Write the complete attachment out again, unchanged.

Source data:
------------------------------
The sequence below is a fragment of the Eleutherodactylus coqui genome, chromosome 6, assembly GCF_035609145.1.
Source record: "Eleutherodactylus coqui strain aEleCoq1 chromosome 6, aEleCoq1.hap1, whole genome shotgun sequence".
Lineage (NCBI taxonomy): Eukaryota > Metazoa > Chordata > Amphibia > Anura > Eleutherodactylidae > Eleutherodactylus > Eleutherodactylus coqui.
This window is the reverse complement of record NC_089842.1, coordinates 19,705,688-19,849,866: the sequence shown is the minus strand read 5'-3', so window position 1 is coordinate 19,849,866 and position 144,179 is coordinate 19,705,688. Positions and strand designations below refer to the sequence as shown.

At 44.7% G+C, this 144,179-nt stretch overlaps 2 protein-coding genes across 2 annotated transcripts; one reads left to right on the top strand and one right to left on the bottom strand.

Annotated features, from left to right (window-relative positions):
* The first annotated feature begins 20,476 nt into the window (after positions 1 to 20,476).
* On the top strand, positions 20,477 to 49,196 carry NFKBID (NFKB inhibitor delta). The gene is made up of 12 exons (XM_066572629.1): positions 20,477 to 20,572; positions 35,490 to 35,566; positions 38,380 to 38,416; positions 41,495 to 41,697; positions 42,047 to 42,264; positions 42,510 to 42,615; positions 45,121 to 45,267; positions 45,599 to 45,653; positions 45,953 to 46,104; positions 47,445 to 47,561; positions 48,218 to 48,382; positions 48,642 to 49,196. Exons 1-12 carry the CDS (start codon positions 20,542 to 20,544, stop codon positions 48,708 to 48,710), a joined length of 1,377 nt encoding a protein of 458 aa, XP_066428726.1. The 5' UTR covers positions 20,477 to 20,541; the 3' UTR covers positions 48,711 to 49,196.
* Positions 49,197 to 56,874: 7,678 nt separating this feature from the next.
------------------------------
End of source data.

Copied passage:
The sequence below is a fragment of the Eleutherodactylus coqui genome, chromosome 6, assembly GCF_035609145.1.
Source record: "Eleutherodactylus coqui strain aEleCoq1 chromosome 6, aEleCoq1.hap1, whole genome shotgun sequence".
Lineage (NCBI taxonomy): Eukaryota > Metazoa > Chordata > Amphibia > Anura > Eleutherodactylidae > Eleutherodactylus > Eleutherodactylus coqui.
This window is the reverse complement of record NC_089842.1, coordinates 19,705,688-19,849,866: the sequence shown is the minus strand read 5'-3', so window position 1 is coordinate 19,849,866 and position 144,179 is coordinate 19,705,688. Positions and strand designations below refer to the sequence as shown.

At 44.7% G+C, this 144,179-nt stretch overlaps 2 protein-coding genes across 2 annotated transcripts; one reads left to right on the top strand and one right to left on the bottom strand.

Annotated features, from left to right (window-relative positions):
* The first annotated feature begins 20,476 nt into the window (after positions 1 to 20,476).
* On the top strand, positions 20,477 to 49,196 carry NFKBID (NFKB inhibitor delta). The gene is made up of 12 exons (XM_066572629.1): positions 20,477 to 20,572; positions 35,490 to 35,566; positions 38,380 to 38,416; positions 41,495 to 41,697; positions 42,047 to 42,264; positions 42,510 to 42,615; positions 45,121 to 45,267; positions 45,599 to 45,653; positions 45,953 to 46,104; positions 47,445 to 47,561; positions 48,218 to 48,382; positions 48,642 to 49,196. Exons 1-12 carry the CDS (start codon positions 20,542 to 20,544, stop codon positions 48,708 to 48,710), a joined length of 1,377 nt encoding a protein of 458 aa, XP_066428726.1. The 5' UTR covers positions 20,477 to 20,541; the 3' UTR covers positions 48,711 to 49,196.
* Positions 49,197 to 56,874: 7,678 nt separating this feature from the next.